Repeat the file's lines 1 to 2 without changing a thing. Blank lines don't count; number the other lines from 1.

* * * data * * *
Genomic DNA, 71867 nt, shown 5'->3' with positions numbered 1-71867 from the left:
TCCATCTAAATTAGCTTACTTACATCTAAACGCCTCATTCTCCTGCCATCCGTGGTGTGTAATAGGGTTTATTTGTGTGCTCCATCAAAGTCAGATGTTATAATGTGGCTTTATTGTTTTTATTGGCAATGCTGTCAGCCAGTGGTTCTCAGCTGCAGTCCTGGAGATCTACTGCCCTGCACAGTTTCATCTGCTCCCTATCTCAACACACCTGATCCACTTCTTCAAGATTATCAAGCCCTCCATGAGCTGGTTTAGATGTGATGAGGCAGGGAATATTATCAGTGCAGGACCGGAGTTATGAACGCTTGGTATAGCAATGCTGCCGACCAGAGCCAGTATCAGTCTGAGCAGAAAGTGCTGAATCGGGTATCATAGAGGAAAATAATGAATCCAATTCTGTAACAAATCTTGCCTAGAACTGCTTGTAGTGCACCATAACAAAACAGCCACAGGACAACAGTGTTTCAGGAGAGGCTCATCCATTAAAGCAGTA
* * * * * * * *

Genomic DNA, 71867 nt, shown 5'->3' with positions numbered 1-71867 from the left:
TCCATCTAAATTAGCTTACTTACATCTAAACGCCTCATTCTCCTGCCATCCGTGGTGTGTAATAGGGTTTATTTGTGTGCTCCATCAAAGTCAGATGTTATAATGTGGCTTTATTGTTTTTATTGGCAATGCTGTCAGCCAGTGGTTCTCAGCTGCAGTCCTGGAGATCTACTGCCCTGCACAGTTTCATCTGCTCCCTATCTCAACACACCTGATCCACTTCTTCAAGATTATCAAGCCCTCCATGAGCTGGTTTAGATGTGATGAGGCAGGGAATATTATCAGTGCAGGACCGGAGTTATGAACGCTTGGTATAGCAATGCTGCCGACCAGAGCCAGTATCAGTCTGAGCAGAAAGTGCTGAATCGGGTATCATAGAGGAAAATAATGAATCCAATTCTGTAACAAATCTTGCCTAGAACTGCTTGTAGTGCACCATAACAAAACAGCCACAGGACAACAGTGTTTCAGGAGAGGCTCATCCATTAAAGCAGTA